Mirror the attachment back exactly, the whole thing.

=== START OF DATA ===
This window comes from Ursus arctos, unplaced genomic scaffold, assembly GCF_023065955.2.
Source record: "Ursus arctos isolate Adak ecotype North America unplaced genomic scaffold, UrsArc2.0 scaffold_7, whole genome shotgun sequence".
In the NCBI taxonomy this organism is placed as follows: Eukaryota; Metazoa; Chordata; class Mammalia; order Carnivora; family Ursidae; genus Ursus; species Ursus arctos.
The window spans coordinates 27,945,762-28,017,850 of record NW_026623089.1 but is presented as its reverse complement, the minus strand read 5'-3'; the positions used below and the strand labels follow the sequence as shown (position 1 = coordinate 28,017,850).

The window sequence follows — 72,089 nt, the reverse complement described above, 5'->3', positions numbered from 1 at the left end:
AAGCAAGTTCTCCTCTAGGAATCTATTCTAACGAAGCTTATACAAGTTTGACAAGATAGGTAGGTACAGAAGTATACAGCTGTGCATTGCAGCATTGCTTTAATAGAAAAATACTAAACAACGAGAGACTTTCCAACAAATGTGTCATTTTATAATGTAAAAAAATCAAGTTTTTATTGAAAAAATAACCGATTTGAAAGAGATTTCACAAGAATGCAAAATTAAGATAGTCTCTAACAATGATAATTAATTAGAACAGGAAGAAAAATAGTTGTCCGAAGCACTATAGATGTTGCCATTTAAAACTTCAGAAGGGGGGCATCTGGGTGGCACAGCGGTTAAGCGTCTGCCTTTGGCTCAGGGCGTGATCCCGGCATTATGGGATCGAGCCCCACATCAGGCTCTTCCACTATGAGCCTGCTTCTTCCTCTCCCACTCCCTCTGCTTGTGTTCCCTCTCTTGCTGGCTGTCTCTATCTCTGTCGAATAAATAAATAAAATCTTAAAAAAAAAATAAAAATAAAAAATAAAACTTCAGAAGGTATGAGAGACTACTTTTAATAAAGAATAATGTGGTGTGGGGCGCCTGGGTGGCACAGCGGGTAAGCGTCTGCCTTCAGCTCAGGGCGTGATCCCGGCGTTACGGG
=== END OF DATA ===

This window comes from Ursus arctos, unplaced genomic scaffold, assembly GCF_023065955.2.
Source record: "Ursus arctos isolate Adak ecotype North America unplaced genomic scaffold, UrsArc2.0 scaffold_7, whole genome shotgun sequence".
In the NCBI taxonomy this organism is placed as follows: Eukaryota; Metazoa; Chordata; class Mammalia; order Carnivora; family Ursidae; genus Ursus; species Ursus arctos.
The window spans coordinates 27,945,762-28,017,850 of record NW_026623089.1 but is presented as its reverse complement, the minus strand read 5'-3'; the positions used below and the strand labels follow the sequence as shown (position 1 = coordinate 28,017,850).

The window sequence follows — 72,089 nt, the reverse complement described above, 5'->3', positions numbered from 1 at the left end:
AAGCAAGTTCTCCTCTAGGAATCTATTCTAACGAAGCTTATACAAGTTTGACAAGATAGGTAGGTACAGAAGTATACAGCTGTGCATTGCAGCATTGCTTTAATAGAAAAATACTAAACAACGAGAGACTTTCCAACAAATGTGTCATTTTATAATGTAAAAAAATCAAGTTTTTATTGAAAAAATAACCGATTTGAAAGAGATTTCACAAGAATGCAAAATTAAGATAGTCTCTAACAATGATAATTAATTAGAACAGGAAGAAAAATAGTTGTCCGAAGCACTATAGATGTTGCCATTTAAAACTTCAGAAGGGGGGCATCTGGGTGGCACAGCGGTTAAGCGTCTGCCTTTGGCTCAGGGCGTGATCCCGGCATTATGGGATCGAGCCCCACATCAGGCTCTTCCACTATGAGCCTGCTTCTTCCTCTCCCACTCCCTCTGCTTGTGTTCCCTCTCTTGCTGGCTGTCTCTATCTCTGTCGAATAAATAAATAAAATCTTAAAAAAAAAATAAAAATAAAAAATAAAACTTCAGAAGGTATGAGAGACTACTTTTAATAAAGAATAATGTGGTGTGGGGCGCCTGGGTGGCACAGCGGGTAAGCGTCTGCCTTCAGCTCAGGGCGTGATCCCGGCGTTACGGG